The Basics of Surround Sound - Part 2
Learn How to Set Up Your Surround Speakers
For anyone who has an interest in sound and post-production for film, TV, gaming, and music, one of the skill sets that you’ll definitely need to have is an understanding of discrete surround sound audio.
By discrete, I mean the use of a setup that works in a multi-speaker listening or mixing environment. This could include a 5.1, 7.1 and even up to a 9.1 Auro or Dolby Atmos configuration with added height speakers.
Most of the visual and gaming media have embraced multi-channel audio to such an extent that it’s become an integral part of the overall experience — and you’ll need the knowledge, skills, and tools to work in this environment.
The most logical starting point for upgrading to a surround environment is to step back and see how the extra speakers will integrate into your room. In my opinion, it’s best to get into the surround game is by starting with a basic 5.1 system. And before you begin moving things around, try envisioning where you will place your center and rear speakers.
For example: if your existing L/R speakers are resting on a desk, is there a place where you can put the center speaker without obstructing or being obstructed by your video and/or computer monitor? If you put your rear speakers on floor stands, will they constantly be in the way of foot traffic?
Personally, the way that I got around all of this was to hang my speakers from the ceiling (some speakers actually have rear screw-points that makes such mounting easy). My ceiling height is high enough that the center speaker rests above the video monitor and the rears are just above my head height, pointing slightly downwards towards the mix position. Obviously, every setup will be different. Take the time to think things through in a way that works best for you and your room.
The Speakers Front & Center
The next big consideration rests with your choice of speakers. Hopefully, you’re currently working with a set of L/R speakers that you like or are at least are used to. If not, this might be your chance to start fresh!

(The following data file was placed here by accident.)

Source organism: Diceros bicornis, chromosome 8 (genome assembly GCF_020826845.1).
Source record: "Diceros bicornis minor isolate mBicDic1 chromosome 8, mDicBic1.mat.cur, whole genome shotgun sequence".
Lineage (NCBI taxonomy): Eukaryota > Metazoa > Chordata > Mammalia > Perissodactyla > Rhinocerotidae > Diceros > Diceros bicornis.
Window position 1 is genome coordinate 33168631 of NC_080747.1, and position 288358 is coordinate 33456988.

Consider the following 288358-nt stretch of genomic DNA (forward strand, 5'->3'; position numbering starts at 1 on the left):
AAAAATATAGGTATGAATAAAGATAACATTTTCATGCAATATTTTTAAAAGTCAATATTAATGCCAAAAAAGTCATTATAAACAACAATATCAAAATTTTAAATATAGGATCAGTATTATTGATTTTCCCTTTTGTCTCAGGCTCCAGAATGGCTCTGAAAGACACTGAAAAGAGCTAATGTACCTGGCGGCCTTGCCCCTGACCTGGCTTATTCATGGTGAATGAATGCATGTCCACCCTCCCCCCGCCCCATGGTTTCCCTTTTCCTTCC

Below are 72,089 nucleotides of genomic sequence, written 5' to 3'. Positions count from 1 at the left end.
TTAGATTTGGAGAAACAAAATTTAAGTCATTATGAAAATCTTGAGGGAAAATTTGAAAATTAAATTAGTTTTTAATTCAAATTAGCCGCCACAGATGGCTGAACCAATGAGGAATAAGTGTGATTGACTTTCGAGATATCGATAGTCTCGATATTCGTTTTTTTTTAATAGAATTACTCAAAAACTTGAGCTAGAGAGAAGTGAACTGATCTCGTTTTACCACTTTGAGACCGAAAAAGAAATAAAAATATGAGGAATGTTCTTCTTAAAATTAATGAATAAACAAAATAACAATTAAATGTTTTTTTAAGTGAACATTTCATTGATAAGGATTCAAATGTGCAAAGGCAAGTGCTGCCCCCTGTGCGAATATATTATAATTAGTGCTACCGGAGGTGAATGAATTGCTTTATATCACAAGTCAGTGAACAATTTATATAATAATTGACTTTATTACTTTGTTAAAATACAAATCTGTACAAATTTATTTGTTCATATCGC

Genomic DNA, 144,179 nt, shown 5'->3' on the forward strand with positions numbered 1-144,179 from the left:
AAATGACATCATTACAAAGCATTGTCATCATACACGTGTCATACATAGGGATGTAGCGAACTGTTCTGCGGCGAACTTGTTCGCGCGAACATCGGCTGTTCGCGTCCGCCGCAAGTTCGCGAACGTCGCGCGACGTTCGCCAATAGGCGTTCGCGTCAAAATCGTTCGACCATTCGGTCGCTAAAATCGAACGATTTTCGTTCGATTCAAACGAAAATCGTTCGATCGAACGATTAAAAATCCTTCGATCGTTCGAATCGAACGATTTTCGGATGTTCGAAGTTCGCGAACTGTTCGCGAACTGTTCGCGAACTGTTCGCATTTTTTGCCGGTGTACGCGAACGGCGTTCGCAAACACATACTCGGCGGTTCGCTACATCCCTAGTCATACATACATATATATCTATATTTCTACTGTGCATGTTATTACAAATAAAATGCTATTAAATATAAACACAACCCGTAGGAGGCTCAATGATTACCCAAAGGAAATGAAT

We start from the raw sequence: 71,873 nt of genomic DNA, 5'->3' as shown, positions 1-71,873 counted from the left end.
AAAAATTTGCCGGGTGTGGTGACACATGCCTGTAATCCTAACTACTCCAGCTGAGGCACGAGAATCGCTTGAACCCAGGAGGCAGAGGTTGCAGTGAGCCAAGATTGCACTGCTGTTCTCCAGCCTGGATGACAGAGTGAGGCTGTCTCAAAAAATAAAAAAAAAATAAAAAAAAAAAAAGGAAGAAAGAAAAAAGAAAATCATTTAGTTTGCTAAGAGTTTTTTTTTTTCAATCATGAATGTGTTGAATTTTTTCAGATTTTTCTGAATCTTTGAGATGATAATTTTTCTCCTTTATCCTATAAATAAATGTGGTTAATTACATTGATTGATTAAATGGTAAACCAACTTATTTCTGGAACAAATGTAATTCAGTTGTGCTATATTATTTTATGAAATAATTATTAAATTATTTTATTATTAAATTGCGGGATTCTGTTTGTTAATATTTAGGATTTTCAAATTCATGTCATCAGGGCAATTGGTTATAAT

Let’s assume that you love your stereo pair and want to stay with them. It’s important to note that although you could start out with a different center speaker that’s close in sound and design to your existing L/R pair, however, it would be much better to use the same size and model across all of the L/C/R front speakers. This will improve imagery and to keep the overall sound consistent along the entire front soundfield.
Consistency in placement is also important. For example, if the L/R pair is placed higher up and the center speaker is laying flat under the video monitor, reflections and other considerations could easily color the imagery and sound balance between the L/R and the center speakers.
Rear speaker choice and placement is a slightly different matter. Although they should be close in design and overall sound to your front speaker, it is possible to have a bit of variation. For example, if you have speakers with 8” bass drivers along your front and the same manufacturer has the same model with 6” drivers, this smaller speaker could be used in the rears without encountering too many problems. That said, if you can match the speakers all the way around as closely as possible, it’s always best.
Finally, I tend to favor placing the rear speakers in a 110° arc behind the mix position, with the high-frequency drivers being angled outwards. This will provide for the greatest degree of rear high-frequency localization. You might want to experiment to see if this works for you, as well.
The LFE and your Subwoofer
The LFE, or Low Frequency Effects channel, is the audio track that specifically handles all of the super deep, low end information ranging from 3-120 Hz. Typically this channel is sent to your subwoofer.